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Oxford University Press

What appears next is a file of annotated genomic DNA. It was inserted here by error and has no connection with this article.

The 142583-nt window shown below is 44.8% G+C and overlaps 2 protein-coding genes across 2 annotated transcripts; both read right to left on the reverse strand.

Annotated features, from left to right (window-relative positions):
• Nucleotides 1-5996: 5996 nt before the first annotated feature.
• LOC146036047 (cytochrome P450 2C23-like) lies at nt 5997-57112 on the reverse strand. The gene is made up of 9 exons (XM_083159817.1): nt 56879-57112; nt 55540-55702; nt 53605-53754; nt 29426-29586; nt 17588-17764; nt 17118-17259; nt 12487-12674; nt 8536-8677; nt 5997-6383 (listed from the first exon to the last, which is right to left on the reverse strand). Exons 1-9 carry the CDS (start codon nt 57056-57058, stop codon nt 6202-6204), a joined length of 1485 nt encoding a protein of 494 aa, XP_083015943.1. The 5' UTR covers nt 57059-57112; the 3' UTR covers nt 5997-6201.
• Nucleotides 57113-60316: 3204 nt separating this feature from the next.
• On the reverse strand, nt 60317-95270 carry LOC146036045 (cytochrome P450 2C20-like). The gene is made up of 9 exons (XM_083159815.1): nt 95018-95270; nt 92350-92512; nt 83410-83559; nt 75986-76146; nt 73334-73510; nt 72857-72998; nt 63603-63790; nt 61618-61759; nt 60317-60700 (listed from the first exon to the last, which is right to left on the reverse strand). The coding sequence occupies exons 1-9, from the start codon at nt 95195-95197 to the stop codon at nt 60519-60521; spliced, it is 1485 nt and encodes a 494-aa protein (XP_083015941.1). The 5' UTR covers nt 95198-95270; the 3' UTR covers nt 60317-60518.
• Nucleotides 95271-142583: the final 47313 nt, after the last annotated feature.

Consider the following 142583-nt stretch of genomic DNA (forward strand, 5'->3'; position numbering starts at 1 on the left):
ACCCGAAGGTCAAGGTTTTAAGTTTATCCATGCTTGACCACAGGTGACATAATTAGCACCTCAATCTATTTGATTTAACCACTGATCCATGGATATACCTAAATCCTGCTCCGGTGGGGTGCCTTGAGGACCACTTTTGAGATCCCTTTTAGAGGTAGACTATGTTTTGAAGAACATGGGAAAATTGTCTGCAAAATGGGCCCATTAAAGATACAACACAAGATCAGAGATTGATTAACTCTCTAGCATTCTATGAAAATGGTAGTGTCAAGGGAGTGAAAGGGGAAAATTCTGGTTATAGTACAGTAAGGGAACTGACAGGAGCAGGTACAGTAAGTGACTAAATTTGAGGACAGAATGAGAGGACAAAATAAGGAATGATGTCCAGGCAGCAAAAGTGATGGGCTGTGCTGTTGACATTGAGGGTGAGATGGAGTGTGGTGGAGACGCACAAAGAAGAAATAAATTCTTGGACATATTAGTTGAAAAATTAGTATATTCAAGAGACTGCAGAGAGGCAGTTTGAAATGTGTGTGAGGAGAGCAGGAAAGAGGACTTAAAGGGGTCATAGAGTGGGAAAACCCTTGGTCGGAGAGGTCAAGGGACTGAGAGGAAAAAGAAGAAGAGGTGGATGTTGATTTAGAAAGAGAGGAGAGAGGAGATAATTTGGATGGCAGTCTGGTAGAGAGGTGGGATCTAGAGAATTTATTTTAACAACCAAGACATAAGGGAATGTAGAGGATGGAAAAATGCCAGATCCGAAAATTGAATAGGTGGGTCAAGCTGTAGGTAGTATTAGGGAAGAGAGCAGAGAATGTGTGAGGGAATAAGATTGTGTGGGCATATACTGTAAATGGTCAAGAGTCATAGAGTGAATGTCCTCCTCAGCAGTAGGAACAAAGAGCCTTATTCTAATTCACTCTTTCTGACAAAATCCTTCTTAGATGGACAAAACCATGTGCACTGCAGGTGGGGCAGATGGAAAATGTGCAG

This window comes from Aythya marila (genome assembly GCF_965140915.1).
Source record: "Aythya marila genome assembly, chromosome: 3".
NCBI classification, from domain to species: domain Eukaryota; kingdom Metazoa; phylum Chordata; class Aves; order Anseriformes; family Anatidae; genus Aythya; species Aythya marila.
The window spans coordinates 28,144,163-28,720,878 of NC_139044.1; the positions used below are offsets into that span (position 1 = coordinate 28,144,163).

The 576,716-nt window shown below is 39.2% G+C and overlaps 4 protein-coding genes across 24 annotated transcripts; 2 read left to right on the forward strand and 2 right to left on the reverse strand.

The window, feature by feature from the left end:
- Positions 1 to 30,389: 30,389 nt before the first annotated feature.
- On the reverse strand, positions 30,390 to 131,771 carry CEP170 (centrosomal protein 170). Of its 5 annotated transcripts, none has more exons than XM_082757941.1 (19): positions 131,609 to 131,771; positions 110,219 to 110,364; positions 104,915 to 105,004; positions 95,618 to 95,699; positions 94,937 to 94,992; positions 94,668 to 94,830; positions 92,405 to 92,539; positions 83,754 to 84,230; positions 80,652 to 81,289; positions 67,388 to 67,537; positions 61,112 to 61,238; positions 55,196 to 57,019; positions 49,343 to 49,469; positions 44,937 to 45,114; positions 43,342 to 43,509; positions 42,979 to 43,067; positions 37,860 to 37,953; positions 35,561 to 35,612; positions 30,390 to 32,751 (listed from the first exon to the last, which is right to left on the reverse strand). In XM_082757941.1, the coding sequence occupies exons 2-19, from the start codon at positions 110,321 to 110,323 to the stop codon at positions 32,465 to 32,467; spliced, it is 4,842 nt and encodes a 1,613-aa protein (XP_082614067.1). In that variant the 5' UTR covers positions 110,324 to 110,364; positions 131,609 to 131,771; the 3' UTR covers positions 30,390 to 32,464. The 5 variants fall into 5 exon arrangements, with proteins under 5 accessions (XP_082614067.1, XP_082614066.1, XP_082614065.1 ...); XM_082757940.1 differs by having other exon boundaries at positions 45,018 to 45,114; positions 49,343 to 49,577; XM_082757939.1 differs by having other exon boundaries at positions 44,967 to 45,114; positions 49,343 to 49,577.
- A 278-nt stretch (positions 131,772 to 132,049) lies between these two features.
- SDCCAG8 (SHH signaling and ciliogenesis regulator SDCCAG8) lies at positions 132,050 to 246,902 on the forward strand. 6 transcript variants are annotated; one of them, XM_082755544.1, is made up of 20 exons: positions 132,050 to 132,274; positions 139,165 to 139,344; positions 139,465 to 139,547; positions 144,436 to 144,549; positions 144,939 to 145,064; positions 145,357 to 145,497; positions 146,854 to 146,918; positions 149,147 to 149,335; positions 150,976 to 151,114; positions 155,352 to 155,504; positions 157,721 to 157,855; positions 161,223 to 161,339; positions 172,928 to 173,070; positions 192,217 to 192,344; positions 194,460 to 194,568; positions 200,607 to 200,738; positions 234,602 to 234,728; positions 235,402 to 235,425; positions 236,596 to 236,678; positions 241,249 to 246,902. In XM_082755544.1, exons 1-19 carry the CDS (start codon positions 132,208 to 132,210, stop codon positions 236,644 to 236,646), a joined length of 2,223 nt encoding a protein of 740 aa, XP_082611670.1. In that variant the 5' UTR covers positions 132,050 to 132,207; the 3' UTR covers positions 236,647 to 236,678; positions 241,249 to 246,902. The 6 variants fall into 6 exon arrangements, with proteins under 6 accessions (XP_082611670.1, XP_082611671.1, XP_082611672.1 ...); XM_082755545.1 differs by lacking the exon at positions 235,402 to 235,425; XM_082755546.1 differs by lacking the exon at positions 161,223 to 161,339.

English common law practitioners and judges borrowed much of the conc structure for their body of legal knowledge from the legal culture of continen Europe over the centuries. Their surviving writings show a marked increa the use of Roman legal classifications in the century before 1600: public private, criminal and civil, real and personal, property and possession, con and delict, among other examples. Those who perpetuated the learning of English royal courts in the sixteenth century had begun fitting it in framework borrowed from the two great bodies of 'learned law' taught in universities of Europe: civil (Roman) law and canon law. Common lawyer expressed the need for an 'institutes' of English law, a written introductory w that would survey the whole of the common law in its main classificatio comparable to Justinian's Institutes of Roman law (533 AD) and Giovanni P Lancelotti's Institutes of canon law (1563). In the decades after 1600, such institutes of common law began to appear.

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